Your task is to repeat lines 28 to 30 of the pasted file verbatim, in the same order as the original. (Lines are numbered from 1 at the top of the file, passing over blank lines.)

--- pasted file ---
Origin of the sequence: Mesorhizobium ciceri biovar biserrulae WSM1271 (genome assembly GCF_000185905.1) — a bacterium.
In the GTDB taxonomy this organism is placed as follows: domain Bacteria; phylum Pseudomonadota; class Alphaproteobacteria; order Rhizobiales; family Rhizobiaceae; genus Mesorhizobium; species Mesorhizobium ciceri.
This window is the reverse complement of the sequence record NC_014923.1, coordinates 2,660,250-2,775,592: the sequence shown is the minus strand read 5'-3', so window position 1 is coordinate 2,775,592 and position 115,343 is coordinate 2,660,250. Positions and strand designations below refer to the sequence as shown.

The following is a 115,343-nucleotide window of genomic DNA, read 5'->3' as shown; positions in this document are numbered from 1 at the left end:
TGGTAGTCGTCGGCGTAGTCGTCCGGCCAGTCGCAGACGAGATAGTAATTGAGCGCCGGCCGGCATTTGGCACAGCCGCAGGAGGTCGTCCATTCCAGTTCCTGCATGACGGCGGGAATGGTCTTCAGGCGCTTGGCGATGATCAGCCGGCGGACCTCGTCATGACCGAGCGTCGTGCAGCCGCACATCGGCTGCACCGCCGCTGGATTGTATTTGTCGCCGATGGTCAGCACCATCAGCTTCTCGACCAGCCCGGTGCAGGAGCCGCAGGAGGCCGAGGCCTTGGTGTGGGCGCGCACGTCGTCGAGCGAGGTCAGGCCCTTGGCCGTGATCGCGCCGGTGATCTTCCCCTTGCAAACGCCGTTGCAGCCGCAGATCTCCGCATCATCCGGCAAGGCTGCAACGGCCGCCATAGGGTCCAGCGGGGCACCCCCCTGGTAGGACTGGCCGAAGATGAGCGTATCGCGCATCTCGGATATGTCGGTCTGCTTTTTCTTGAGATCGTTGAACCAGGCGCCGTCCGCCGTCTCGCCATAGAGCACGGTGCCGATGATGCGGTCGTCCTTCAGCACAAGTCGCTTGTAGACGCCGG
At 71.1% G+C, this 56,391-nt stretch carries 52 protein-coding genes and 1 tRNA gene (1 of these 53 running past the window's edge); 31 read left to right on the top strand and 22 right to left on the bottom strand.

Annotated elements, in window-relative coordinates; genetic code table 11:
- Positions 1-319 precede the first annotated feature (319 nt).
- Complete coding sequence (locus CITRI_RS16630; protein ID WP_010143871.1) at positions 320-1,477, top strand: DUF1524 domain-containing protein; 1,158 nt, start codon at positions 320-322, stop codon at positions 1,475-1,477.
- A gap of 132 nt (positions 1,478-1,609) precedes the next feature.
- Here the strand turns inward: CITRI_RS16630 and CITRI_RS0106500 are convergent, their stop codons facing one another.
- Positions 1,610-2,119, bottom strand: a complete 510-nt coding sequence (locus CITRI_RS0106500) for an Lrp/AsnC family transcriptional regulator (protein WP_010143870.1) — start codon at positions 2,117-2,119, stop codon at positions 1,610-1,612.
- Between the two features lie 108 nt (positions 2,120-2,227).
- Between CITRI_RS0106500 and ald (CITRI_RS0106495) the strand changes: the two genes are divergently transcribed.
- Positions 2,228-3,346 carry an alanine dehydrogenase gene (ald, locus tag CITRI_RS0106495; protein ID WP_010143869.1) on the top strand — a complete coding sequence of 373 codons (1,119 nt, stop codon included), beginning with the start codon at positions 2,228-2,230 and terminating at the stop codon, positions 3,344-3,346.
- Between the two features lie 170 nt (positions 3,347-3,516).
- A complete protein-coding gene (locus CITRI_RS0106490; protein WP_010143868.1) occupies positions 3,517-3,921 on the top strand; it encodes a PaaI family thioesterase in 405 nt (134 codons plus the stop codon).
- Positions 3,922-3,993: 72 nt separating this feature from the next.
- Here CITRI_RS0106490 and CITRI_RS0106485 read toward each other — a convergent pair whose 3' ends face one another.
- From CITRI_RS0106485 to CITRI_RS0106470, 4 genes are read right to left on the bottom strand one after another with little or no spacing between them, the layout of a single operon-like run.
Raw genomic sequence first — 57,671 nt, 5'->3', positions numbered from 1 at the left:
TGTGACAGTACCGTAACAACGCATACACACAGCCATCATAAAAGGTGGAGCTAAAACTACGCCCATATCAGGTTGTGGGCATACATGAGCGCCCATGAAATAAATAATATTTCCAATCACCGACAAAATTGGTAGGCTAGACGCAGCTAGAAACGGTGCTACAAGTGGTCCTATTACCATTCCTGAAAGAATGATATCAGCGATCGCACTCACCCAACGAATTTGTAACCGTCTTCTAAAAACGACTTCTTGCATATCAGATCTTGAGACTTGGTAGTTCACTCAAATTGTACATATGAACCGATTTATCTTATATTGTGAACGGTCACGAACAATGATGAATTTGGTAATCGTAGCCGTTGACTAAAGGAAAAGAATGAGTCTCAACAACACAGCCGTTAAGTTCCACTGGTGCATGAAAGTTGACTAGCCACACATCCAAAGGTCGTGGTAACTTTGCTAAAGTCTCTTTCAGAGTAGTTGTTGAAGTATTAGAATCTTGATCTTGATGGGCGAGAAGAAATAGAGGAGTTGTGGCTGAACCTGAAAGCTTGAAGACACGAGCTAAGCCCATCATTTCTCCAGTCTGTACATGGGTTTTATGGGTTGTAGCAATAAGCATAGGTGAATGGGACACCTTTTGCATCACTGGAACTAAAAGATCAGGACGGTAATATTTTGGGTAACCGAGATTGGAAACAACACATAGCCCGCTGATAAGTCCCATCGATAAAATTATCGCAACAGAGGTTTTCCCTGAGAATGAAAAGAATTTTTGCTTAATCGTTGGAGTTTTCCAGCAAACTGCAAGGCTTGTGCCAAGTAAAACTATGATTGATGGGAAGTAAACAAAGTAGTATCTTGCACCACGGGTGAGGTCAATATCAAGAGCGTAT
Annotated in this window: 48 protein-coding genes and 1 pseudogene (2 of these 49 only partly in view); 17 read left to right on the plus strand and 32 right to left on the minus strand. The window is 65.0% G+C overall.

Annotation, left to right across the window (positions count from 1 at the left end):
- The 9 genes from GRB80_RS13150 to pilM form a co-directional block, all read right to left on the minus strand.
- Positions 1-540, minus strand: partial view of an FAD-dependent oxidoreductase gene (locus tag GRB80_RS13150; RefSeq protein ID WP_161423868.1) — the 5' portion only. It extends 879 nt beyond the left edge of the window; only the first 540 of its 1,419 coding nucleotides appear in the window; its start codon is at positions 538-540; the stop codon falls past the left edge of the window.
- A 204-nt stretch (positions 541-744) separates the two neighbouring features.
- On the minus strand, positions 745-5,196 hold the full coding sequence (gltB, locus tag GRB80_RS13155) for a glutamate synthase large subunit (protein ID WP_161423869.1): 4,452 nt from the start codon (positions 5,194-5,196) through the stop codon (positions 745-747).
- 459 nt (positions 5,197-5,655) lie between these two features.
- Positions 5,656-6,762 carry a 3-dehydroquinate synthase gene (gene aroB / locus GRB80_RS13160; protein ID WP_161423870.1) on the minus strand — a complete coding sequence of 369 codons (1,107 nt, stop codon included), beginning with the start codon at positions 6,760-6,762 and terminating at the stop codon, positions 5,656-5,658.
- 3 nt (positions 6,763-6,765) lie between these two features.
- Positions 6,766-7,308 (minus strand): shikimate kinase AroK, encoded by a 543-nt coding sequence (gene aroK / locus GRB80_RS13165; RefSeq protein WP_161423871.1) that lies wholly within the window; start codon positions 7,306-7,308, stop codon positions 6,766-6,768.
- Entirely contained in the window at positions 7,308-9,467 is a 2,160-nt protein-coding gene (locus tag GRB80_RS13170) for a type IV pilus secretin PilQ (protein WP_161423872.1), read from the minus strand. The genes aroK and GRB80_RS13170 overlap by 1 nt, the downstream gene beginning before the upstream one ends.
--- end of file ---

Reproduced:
- On the minus strand, positions 745-5,196 hold the full coding sequence (gltB, locus tag GRB80_RS13155) for a glutamate synthase large subunit (protein ID WP_161423869.1): 4,452 nt from the start codon (positions 5,194-5,196) through the stop codon (positions 745-747).
- 459 nt (positions 5,197-5,655) lie between these two features.
- Positions 5,656-6,762 carry a 3-dehydroquinate synthase gene (gene aroB / locus GRB80_RS13160; protein ID WP_161423870.1) on the minus strand — a complete coding sequence of 369 codons (1,107 nt, stop codon included), beginning with the start codon at positions 6,760-6,762 and terminating at the stop codon, positions 5,656-5,658.